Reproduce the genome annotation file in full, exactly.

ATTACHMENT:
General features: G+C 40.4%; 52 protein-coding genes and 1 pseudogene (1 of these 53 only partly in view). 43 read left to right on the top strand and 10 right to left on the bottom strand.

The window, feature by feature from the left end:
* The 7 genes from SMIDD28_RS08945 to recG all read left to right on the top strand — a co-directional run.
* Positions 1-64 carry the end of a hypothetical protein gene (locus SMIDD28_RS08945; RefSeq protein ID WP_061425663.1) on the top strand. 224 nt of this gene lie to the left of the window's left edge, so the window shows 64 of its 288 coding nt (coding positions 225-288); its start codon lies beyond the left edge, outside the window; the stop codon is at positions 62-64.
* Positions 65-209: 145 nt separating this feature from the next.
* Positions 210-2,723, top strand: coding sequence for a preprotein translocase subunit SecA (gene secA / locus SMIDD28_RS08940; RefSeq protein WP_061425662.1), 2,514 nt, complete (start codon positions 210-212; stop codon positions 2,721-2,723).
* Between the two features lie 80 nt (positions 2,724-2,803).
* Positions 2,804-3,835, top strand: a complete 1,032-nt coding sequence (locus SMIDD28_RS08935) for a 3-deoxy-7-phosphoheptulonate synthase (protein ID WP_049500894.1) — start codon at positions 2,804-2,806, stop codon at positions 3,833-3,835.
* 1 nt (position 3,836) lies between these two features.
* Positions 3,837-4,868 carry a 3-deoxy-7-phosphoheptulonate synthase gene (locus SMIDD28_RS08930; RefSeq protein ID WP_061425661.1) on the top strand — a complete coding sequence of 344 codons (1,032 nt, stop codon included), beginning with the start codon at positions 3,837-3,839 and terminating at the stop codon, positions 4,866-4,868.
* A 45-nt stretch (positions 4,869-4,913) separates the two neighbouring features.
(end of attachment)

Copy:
General features: G+C 40.4%; 52 protein-coding genes and 1 pseudogene (1 of these 53 only partly in view). 43 read left to right on the top strand and 10 right to left on the bottom strand.

The window, feature by feature from the left end:
* The 7 genes from SMIDD28_RS08945 to recG all read left to right on the top strand — a co-directional run.
* Positions 1-64 carry the end of a hypothetical protein gene (locus SMIDD28_RS08945; RefSeq protein ID WP_061425663.1) on the top strand. 224 nt of this gene lie to the left of the window's left edge, so the window shows 64 of its 288 coding nt (coding positions 225-288); its start codon lies beyond the left edge, outside the window; the stop codon is at positions 62-64.
* Positions 65-209: 145 nt separating this feature from the next.
* Positions 210-2,723, top strand: coding sequence for a preprotein translocase subunit SecA (gene secA / locus SMIDD28_RS08940; RefSeq protein WP_061425662.1), 2,514 nt, complete (start codon positions 210-212; stop codon positions 2,721-2,723).
* Between the two features lie 80 nt (positions 2,724-2,803).
* Positions 2,804-3,835, top strand: a complete 1,032-nt coding sequence (locus SMIDD28_RS08935) for a 3-deoxy-7-phosphoheptulonate synthase (protein ID WP_049500894.1) — start codon at positions 2,804-2,806, stop codon at positions 3,833-3,835.
* 1 nt (position 3,836) lies between these two features.
* Positions 3,837-4,868 carry a 3-deoxy-7-phosphoheptulonate synthase gene (locus SMIDD28_RS08930; RefSeq protein ID WP_061425661.1) on the top strand — a complete coding sequence of 344 codons (1,032 nt, stop codon included), beginning with the start codon at positions 3,837-3,839 and terminating at the stop codon, positions 4,866-4,868.
* A 45-nt stretch (positions 4,869-4,913) separates the two neighbouring features.